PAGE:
Saturday, October 8, 2016

Not How, But If~

His question absolutely floored me.

 "When a wave of grief hits you, do you surrender to the tears or do your suppress your feelings and wait to cry until -what you feel is - a more appropriate time?"

Surrendering to tears, I understand.
Suppressing your tears - until a more "appropriate time" - this is what blows me away.

People can actually do that?  

And yet, I know they can.
I have been around many who do.
It's not that I don't know that they can,
it's more the knowing how they can that leaves me completely at a loss.

But, loss will do that to you.

As I spoke to my grief counselor,

(Yes, for those of you trying to keep up with the story of my life, I had welcomed counseling it into my life before my place of employment decided to mandate that I receive it. For the record, I don't have a problem with counseling; I have a problem with ultimatums from those who make them without first stepping into someone's life and finding out exactly where they are and how they are doing.)

he had first asked me how I was getting through this time of grief and mourning in my life. When I explained I was writing about it, he smiled through the phone and asked how long I had been writing about it. When I told him I had started writing about it a week and a half after my husband died, I could hear another smile.

This, followed by the question about tears, had led him to this conclusion:

"Stacy, you are an intuitive griever.  The fact that you are raw, honest, and open with your feelings leads me to know you are well on the way to healing."

But, I wondered, what about those who aren't raw, honest, and open?
What about those who can conquer their tears and wait to cry at a more "appropriate time"?

I soon discovered this type of griever is the instrumental griever.  The way they deal with grief is by not dealing with grief.  They head right back into their normal routine and usually with more gusto than before.  It's their way of feeling in control of something they can't control.  Instead of expressing emotion, this type of griever does something in place of the emotion. It is the way they find healing.

Neither way of grieving is right or wrong,
but rather the way that is necessary for that person.

And it makes sense doesn't it,
that the intuitive griever would look at the instrumental griever
and find him or her to be cold and unfeeling,
just the way
the instrumental griever would look at the intuitive griever
and find him or her to be weak and "stuck" in grief?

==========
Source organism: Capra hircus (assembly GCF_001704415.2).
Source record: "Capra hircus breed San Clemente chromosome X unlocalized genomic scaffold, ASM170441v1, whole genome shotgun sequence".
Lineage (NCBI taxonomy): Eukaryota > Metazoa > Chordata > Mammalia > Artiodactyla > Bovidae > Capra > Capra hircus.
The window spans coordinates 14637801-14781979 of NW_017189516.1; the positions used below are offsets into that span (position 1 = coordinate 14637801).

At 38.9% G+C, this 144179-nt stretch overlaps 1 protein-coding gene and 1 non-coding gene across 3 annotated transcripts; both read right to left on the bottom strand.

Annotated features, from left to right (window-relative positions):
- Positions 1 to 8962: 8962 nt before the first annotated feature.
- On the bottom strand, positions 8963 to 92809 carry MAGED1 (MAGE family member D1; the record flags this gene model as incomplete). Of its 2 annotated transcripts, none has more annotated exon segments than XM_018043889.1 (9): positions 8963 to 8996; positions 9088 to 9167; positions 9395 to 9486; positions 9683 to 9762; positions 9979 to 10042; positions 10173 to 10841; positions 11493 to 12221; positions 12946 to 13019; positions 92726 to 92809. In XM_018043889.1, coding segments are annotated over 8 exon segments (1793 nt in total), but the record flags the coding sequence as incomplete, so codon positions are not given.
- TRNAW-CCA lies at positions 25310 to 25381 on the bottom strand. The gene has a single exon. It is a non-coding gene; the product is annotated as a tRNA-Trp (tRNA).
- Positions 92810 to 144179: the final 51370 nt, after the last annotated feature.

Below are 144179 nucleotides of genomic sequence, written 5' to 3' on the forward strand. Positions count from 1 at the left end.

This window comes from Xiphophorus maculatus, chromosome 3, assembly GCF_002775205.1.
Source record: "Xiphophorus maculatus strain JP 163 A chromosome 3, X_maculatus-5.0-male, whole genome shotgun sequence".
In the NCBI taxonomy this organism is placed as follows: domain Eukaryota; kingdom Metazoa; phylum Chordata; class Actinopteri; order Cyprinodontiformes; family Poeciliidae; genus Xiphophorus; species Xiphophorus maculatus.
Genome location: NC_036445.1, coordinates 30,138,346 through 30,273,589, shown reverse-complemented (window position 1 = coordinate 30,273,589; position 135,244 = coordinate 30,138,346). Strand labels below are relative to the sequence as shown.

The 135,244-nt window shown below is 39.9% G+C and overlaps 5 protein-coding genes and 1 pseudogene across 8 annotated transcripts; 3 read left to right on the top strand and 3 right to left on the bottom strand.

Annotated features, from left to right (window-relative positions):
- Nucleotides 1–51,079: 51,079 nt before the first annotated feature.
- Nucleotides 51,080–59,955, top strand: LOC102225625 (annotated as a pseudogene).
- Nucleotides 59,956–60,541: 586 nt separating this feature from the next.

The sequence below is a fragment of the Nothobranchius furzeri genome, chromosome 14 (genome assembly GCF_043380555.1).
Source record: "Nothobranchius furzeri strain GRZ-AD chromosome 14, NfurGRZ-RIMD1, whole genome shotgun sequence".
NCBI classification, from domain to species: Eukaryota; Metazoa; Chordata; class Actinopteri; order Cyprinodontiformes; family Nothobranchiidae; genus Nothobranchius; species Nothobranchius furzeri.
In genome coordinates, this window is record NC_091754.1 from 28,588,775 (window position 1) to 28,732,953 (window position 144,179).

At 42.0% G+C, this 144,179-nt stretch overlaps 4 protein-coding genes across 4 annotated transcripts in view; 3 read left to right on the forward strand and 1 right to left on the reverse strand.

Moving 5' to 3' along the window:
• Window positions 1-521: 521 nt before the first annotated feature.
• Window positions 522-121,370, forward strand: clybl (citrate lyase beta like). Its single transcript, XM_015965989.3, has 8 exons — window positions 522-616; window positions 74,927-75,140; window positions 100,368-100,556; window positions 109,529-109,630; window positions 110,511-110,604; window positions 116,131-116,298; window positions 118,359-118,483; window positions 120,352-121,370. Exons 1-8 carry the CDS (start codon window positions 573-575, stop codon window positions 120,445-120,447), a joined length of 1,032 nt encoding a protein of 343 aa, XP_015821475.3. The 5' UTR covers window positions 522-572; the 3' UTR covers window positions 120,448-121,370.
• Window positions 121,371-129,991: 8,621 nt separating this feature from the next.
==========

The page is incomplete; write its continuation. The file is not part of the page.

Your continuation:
And, in loss as well as in the very act of living,
we find again that we are all so very much the same, and yet so very different.

And, in loss as well as in the very act of living,
we understand anew why Jesus commands us not to judge.

We understand why He tells us not to look at another life through
our eyes,
our emotions,
our personality,
our take on things,
and pass judgment -
that will most always be
distorted and marred, at best.

It is not our place to take a life and measure it against ours;
it is our place to take our own life and measure it against the life of our Heavenly Father.

It is not our place to come along and side against someone;
it is our place to simply come alongside.
Period.

For healing, true healing,
isn't found in how many tears fall
or how quickly you can get back to normal,
it is found in the process of grieving,
and finding God in the midst of it all.

He is the true Healer.

And grief,
no matter how it might look,
no matter how the one suffering through it might be "labeled",
no matter how messy or neat it may be -
if embraced and welcomed into our life,
will always lead us closer to the heart of our God.

This is where beauty rises out of ashes.
This is where compassion for another is stirred from a place of deepest sorrow.
This is where I can help you and you can help me
no matter how different we may be.

This is where healing begins, where healing continues, where healing goes beyond.

It doesn't come down to how,
but if -
if we will love others enough to let them be them.









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1 comment:

  1. Thanks for this. I am an instrumental griever. And have been told for years that it is wrong. I'm so glad God REALLY knows my heart, though so often people don't know, and don't care to know.

    ReplyDelete

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